Mother who won’t let go

Case study
The names of service users have been changed

SITUATION: Marianne Lawton, 27, has been known to a number of social services and education departments for several years. It was thought that she had factitious illness disorder (formerly known as Munchausen’s syndrome by proxy). Her son, Miles, 12, was a schedule one offender, having sexually assaulted three young girls two years ago. As such, Miles is also a registered sex offender. Marianne and Miles were resident in three separate local authorities in 12 months. Each time the differing authority came close to issuing care proceedings, Marianne and Miles abandoned their home and left the area.
PROBLEM: They have now turned up in another authority, with Marianne insisting that Miles has a number of illnesses. These are being investigated but cannot successfully be concluded, as Marianne constantly thwarts attempts by professionals to spend time with Miles alone. Marianne has demanded expensive educational and residential resources and has recruited solicitors to fight her corner – while at home the risks of neglect and emotional harm have risen. Marianne often leaves Miles with others (including a 17-year-old male and a friend with a four-year-old son) to look after him. Recently, Miles took an overdose of tablets which had resulted in hospital treatment. He has been placed on the child protection register and a plan has been drawn up that requires Marianne to agree to a 52-week educational placement. She is unconvinced.

Practice panel Warrington Council, social services and housing department
Barbara Costello – specialist mental health nurse, youth offending team ; Sue Buffel – social worker, over 12’s team ; Anne Woods – housing manager ; Carolyn Connor – team manager, over 12’s team and leaving care ;  Lisa Jamieson – team manager, fostering and adoption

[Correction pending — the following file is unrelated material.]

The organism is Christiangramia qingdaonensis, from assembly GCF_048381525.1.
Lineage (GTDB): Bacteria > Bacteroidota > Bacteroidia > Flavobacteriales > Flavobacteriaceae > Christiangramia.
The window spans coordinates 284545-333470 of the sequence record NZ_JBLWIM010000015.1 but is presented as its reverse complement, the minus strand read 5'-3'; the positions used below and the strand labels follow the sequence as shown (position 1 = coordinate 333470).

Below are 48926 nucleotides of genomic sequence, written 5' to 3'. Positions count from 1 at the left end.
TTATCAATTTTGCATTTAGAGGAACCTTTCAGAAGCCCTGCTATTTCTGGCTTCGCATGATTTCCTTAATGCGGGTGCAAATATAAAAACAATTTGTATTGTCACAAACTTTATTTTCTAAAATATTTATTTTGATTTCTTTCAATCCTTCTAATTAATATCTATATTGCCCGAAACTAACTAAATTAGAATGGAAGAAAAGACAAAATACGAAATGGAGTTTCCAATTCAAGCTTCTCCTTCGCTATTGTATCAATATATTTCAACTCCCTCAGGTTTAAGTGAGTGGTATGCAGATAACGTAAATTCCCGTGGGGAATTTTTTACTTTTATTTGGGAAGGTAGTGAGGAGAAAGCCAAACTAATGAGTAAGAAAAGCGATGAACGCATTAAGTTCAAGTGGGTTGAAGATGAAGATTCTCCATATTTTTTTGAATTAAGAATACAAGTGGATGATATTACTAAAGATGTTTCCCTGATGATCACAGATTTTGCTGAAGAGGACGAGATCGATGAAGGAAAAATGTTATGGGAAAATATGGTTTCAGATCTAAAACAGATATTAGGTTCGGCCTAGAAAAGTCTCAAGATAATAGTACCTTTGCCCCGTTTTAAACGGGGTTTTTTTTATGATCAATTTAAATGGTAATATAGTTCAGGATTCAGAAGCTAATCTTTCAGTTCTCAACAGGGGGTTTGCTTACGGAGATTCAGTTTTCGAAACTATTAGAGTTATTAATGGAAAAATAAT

Panel responses
Barbara Costello
It is likely that Miles was transferred from another youth offending team (Yot), where he may still have been on a supervision order for sexual assault against a minor. In this case, social services may request that the Yot health officer remain involved to assist in the risk assessment, the information-gathering process and provide consultation and advice about any psychological or health issues that may present.

A risk assessment should be completed after a joint home visit with Miles’s social worker and the gathering of information from health, youth justice and social services. 

Given the details available, it seems likely that an assessment will conclude that Miles was at high risk of reoffending, while his mother seems unable to offer consistent supervision which means that he is a risk to the community and he is at risk himself.

A local risk management meeting could be called by police, inviting all agencies involved with Miles and his family. This would be an opportunity to present the findings of the risk assessment and share information with all parties, highlighting areas of concern and providing an action plan that would assist in reducing risk.

After Miles took an overdose, the health officer from the Yot should have attended the children’s ward and complete a mental state examination to assess the risk of suicide.

The local child and adolescent mental health service (Camhs), which would be aware of the health officer’s involvement with Miles, may request that the officer complete the assessment.

Copies of the assessment could then be sent to Camhs and social services and, if Miles presented with complex needs, consultation could take place with the named nurse for child protection with the NHS trust.

Throughout the process of assessment and risk management, the health officer could provide social services with support and advice as communication between agencies should be open and free-flowing at all times.

Sue Buffel
Attempts should be made to work with Marianne. But this may prove difficult due to her negative view of social services and education. Progress will almost certainly be held up because all correspondence will be sent back and forth to Marianne’s solicitor.